Partially-biodegradable plastic made from waste bone meal
By Ben Coxworth
March 29, 2011
Creepy as it may sound, for decades one of the key ingredients in cattle feed was meat and bone meal (MBM), made from by-products of – you guessed it – slaughtered cattle. Sheep, farmed deer, elk and bison were also unknowingly eating their own kind. With the onset of the Mad Cow Disease scare in 1997, the U.S. and other countries banned the use of MBM-containing feeds, as it was believed that the disease could spread via the ingestion of infected animals' body parts. That ban has resulted in large quantities of MBM simply ending up in landfills. Now, however, scientists are suggesting that it could be used to make green(ish) plastics.
"More than nine billion pounds of protein meal are produced by the U.S. rendering industry each year, and most of that is meat and bone meal," said Fehime Vatansever, a graduate research assistant at South Carolina's Clemson University. "The meal from cows had to be treated with harsh chemicals to destroy any BSE and then put into special landfills. We thought we could keep meat and bone meal from being deposited in landfills by using it to make petroleum-free bioplastics."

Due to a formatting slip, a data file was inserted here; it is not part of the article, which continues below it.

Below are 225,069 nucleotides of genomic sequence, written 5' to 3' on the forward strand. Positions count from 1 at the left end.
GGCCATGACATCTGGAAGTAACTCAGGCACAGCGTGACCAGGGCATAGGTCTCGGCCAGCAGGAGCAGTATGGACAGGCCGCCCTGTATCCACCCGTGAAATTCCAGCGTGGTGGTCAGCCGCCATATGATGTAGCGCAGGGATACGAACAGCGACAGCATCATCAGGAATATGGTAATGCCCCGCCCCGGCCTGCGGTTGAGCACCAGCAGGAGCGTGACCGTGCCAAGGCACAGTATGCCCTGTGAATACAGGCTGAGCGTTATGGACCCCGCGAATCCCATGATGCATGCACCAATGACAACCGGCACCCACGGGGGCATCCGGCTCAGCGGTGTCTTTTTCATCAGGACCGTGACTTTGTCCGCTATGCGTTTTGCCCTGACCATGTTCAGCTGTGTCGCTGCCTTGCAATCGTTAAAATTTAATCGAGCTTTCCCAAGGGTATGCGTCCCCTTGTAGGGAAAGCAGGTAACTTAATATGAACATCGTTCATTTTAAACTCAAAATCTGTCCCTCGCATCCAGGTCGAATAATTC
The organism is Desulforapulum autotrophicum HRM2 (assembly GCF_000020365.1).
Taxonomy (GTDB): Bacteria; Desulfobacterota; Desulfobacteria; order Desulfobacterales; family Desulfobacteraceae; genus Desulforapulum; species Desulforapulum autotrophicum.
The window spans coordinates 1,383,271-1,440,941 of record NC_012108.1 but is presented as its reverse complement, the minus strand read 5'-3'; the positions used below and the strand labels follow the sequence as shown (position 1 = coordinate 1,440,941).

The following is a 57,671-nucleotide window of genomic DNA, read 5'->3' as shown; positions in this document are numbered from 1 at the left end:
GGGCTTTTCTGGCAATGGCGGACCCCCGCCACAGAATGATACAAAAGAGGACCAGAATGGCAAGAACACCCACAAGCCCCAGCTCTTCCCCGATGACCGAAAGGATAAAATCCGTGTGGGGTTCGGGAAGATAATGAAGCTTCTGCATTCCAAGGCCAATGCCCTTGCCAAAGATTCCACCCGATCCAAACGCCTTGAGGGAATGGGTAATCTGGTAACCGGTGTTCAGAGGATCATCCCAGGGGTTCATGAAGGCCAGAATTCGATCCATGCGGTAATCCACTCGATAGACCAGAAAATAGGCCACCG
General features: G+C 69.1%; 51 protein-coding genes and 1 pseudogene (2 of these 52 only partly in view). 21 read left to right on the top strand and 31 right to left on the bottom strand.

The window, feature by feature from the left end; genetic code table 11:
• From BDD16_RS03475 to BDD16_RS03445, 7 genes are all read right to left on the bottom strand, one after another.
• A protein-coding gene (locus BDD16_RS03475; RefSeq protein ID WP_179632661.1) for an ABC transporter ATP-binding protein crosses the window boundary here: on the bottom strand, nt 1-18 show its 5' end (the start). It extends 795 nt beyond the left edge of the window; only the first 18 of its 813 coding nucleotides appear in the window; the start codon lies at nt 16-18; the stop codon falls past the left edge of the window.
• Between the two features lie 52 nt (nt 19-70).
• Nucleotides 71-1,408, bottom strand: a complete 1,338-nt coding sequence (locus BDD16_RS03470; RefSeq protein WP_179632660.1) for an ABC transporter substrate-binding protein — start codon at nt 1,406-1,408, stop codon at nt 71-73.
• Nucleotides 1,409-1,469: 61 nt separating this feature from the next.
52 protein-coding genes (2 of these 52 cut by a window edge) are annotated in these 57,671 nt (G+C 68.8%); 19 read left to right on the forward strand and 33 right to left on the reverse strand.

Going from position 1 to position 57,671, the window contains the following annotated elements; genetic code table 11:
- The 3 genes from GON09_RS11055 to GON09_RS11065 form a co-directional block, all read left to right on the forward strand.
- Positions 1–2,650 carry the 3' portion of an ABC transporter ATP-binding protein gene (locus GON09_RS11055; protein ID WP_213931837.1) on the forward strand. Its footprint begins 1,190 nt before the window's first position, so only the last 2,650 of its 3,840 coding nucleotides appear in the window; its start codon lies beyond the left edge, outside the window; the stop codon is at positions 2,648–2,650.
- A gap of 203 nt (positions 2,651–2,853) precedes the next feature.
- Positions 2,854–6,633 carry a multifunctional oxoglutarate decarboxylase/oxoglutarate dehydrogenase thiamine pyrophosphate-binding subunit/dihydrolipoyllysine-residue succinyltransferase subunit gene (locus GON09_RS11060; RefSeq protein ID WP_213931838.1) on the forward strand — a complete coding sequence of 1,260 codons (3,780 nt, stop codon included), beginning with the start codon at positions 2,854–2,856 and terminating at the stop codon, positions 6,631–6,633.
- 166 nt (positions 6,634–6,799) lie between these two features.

Vatansever and her colleagues created a plastic that uses MBM as the raw material, instead of the usually-used chemical compounds derived from petroleum or natural gas. They then mixed their plastic with ultra-high-molecular weight polyethylene (UHMWPE), a tough plastic used in items such as skis and snowboards.
The resulting MBM/UHMWPE composite was shown to be almost as durable as straight UHMWPE, but with the side benefits of being partially biodegradable, and requiring less petroleum to produce.
The research was recently presented at the 241st National Meeting and Exposition of the American Chemical Society.
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